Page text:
where the equality condition can be split as

sEf|OD = sD
xOD, lf(x)=flx

Another kind of category of drafts can be considered, with objects also L-drafts but with a common set of variables (VD=VE=V) and taking smaller sets of morphisms: the variables-preserving morphisms, i.e. moreover satisfying

f|V = IdV

But for any element t in any draft, the term T co-generated by {t} has as set of variables TV (which is the set of used variables of T unless T={t}⊂V) generally smaller than V, so the admission of terms defined as subsets co-generated by singletons in such a category requires this loosening of the condition.

This naturally simplifies when reformulating such categories as those of ground (LV)-drafts: in each draft, variable symbols are replaced (reinterpreted) by constant symbols added to the language, so ΨE is extended by IdV, to form a ground (LV)-draft.

Intepretations of drafts in algebras

For any L-draft D and any L-algebra E, an interpretation of D in E is a morphism f∈MorL(D,E), i.e. f|OD= φEfL০ΨD, which can also be written

xOD, f(x) = s(x)E(flx)

Theorem. For any L-draft D with set of variables V and any L-algebra E, any vEV is uniquely extensible to an interpretation of D:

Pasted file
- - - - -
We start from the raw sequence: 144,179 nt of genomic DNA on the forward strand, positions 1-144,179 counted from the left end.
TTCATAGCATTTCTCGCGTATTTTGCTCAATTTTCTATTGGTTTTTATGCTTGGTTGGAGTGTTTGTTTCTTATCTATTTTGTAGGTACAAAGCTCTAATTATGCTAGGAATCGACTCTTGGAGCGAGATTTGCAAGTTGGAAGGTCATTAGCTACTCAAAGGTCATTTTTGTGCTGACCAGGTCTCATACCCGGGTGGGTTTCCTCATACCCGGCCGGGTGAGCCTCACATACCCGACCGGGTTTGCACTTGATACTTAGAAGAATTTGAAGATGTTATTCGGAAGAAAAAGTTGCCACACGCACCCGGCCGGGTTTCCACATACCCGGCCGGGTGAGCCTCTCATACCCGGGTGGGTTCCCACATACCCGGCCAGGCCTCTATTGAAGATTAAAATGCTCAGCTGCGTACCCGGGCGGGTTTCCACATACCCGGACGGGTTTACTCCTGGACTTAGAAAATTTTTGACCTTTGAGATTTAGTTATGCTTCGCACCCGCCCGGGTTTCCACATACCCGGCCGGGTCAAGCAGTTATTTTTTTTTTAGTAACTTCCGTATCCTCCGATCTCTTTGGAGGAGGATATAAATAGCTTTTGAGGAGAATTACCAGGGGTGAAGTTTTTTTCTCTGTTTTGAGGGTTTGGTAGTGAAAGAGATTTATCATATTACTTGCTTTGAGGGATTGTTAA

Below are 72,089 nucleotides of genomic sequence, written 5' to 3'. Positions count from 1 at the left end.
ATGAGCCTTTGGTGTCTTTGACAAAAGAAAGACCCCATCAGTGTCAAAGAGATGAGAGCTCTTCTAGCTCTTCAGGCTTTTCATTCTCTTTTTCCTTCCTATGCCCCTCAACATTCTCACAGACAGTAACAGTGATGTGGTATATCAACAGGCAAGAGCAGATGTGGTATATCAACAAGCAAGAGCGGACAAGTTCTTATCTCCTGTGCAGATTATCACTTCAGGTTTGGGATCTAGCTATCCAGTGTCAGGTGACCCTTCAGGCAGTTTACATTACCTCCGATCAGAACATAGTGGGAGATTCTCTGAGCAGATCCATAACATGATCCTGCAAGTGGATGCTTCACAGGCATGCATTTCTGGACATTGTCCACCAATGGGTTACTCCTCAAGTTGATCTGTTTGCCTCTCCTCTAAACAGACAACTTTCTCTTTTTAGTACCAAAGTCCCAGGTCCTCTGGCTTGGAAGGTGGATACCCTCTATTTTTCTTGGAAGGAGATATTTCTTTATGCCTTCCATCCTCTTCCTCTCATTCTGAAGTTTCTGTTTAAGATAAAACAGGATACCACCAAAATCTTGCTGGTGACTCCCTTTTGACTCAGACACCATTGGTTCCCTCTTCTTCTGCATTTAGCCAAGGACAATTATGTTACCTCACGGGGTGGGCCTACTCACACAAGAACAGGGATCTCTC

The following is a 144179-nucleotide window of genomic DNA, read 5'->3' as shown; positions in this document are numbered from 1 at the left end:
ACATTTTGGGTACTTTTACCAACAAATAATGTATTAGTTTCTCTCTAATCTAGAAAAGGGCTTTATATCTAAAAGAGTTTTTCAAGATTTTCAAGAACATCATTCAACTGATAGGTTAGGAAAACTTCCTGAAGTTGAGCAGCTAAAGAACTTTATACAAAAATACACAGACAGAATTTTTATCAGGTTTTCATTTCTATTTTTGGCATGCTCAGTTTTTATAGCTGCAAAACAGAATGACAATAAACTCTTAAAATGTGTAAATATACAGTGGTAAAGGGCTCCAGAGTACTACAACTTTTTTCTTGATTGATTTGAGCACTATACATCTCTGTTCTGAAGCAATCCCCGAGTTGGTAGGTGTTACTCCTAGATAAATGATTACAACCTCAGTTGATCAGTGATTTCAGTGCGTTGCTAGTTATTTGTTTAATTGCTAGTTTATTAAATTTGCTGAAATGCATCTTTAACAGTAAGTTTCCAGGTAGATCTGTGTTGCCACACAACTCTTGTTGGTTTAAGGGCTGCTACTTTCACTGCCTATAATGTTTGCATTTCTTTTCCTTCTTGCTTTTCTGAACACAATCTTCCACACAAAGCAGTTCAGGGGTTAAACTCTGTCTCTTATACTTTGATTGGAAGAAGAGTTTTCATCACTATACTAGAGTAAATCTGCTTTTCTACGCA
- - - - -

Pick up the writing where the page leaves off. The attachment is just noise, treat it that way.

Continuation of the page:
∃!h∈MorL(D,E), h|V = v, equivalently ∃!hEOD, vh ∈MorL(D,E).

The uniqueness comes from a previous proposition.

Proof of existence.
S = {AD | VA∧ Im ΨALA}
vK = ⋃AS {f∈MorL(A,E) | f|V =v}
f,gK, B = Dom f ⋂ Dom g ⇒ (f|BKg|BK) ⇒ f|B=g|B
fK Gr f = Gr h
C= Dom h = ⋃fK Dom fS
(CD*(LC) ∋ x↦ (xC ? h(x) : φE(hLD(x))))) ∈ K (see conditional operator)
D*(LC) ⊂ C

Term algebras

An L-algebra (EE) is called a term algebra if it is injective and 〈E\Im φEL = E. Thus it is also an L-draft with ΨE = φE-1. As such, it is ground if moreover E=Im φE.
So, a ground term algebra is an algebra both minimal and injective, and thus also bijective.
By the above interpretation theorem, in any variables-preserving category of L-drafts with a fixed set V of variables (category of ground (LV)-drafts), any term L-algebra F, when present, is a final object. Thus any 2 of them are isomorphic, by a unique variables-preserving isomorphism.
In particular, any ground term L-algebra is a final object in any category of ground L-drafts, and an initial object in any category of L-algebras.

If L does not contain any constant then ∅ is a ground term L-algebra.
If L only contains constants, then ground term L-algebras are the copies of L.

Proposition. For any ground term L-algebra K and any injective L-algebra M, the unique f∈MorL(K,M) is injective.

Proof 1. By a previous result, {xK | ∀yK, f(x) = f(y) ⇒ x=y} ∈ SubLK, thus = K.